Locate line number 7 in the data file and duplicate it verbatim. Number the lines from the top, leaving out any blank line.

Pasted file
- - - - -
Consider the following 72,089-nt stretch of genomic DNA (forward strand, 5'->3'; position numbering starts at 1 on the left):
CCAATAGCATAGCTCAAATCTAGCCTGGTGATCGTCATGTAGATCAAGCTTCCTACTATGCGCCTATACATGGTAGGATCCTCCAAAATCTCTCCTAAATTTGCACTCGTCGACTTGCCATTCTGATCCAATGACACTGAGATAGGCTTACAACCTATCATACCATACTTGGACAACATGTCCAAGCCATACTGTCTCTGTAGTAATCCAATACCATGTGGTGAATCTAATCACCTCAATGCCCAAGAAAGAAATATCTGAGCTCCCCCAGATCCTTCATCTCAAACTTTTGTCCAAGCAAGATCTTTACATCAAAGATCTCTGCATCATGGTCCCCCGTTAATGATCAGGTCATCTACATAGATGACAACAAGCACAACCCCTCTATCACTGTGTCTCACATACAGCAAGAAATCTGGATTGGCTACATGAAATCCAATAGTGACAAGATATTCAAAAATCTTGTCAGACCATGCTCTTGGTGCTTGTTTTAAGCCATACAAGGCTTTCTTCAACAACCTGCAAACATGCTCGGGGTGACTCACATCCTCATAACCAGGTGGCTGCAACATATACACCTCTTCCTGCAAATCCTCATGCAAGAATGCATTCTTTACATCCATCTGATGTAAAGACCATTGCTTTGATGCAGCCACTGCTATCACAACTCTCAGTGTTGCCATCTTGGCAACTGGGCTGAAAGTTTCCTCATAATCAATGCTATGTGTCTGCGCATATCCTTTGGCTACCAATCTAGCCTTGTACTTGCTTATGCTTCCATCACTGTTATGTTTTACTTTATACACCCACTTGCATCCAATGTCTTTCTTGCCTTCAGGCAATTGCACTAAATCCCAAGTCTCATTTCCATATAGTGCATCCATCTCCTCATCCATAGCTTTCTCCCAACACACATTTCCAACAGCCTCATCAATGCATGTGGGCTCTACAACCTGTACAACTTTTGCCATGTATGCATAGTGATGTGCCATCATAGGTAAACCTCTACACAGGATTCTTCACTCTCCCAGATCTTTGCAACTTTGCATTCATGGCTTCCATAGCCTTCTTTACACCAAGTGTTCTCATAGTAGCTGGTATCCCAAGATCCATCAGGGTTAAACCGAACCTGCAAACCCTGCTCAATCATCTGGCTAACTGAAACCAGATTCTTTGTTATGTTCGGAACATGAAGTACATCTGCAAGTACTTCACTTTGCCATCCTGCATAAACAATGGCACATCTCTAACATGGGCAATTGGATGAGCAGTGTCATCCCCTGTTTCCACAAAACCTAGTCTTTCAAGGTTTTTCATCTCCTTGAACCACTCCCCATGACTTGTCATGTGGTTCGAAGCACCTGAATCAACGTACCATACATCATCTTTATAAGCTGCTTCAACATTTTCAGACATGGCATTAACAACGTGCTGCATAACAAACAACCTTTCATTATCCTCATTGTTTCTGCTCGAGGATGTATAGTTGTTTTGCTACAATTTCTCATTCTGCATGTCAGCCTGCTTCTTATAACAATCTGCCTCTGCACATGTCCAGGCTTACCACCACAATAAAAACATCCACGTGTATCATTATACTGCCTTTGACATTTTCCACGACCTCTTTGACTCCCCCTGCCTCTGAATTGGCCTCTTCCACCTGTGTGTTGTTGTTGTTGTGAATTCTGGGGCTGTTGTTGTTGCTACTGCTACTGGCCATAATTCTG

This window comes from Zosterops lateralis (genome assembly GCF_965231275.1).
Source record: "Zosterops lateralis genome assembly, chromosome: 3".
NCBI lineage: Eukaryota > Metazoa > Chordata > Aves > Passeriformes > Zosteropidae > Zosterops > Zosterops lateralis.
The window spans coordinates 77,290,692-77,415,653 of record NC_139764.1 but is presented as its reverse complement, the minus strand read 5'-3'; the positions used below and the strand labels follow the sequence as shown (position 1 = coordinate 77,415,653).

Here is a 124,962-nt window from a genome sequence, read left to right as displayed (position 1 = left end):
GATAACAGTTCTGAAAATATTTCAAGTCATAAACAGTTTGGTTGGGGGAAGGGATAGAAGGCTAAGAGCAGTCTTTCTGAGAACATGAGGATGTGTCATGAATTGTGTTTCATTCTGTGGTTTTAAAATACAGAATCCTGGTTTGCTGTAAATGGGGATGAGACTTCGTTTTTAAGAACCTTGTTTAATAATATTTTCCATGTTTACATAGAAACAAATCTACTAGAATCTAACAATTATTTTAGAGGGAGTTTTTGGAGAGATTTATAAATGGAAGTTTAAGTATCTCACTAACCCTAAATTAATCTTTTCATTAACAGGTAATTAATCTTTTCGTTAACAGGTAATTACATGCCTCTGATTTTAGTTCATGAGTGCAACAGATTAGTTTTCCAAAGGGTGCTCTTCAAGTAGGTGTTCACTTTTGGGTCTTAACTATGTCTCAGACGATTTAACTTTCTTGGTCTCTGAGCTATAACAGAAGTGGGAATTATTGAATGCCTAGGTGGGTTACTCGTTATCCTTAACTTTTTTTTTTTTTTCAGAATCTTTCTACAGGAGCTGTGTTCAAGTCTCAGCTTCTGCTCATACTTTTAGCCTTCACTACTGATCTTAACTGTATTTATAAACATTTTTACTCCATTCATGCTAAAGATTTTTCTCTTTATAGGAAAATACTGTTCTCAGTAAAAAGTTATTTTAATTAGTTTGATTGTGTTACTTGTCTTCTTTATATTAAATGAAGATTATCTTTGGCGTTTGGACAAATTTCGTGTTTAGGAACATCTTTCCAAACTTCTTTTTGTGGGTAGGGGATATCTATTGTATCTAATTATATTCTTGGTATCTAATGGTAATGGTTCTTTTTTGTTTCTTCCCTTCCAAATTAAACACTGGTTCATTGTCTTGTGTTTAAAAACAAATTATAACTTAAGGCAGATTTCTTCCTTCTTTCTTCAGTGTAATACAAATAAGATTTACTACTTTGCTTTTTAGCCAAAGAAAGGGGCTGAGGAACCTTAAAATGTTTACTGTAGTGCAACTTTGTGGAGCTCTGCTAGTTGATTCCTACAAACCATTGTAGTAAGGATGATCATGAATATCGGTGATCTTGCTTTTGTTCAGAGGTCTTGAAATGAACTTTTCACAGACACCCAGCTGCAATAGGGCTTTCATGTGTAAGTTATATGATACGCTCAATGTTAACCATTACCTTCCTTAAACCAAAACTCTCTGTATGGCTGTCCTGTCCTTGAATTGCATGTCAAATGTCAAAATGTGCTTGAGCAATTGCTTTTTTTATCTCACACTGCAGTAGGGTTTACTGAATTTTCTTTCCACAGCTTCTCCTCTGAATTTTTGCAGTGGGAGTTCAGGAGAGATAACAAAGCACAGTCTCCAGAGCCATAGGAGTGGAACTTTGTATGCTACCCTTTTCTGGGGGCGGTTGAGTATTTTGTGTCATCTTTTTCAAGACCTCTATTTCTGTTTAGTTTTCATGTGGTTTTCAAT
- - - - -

Here is a 124,962-nt window from a genome sequence, read left to right as displayed (position 1 = left end):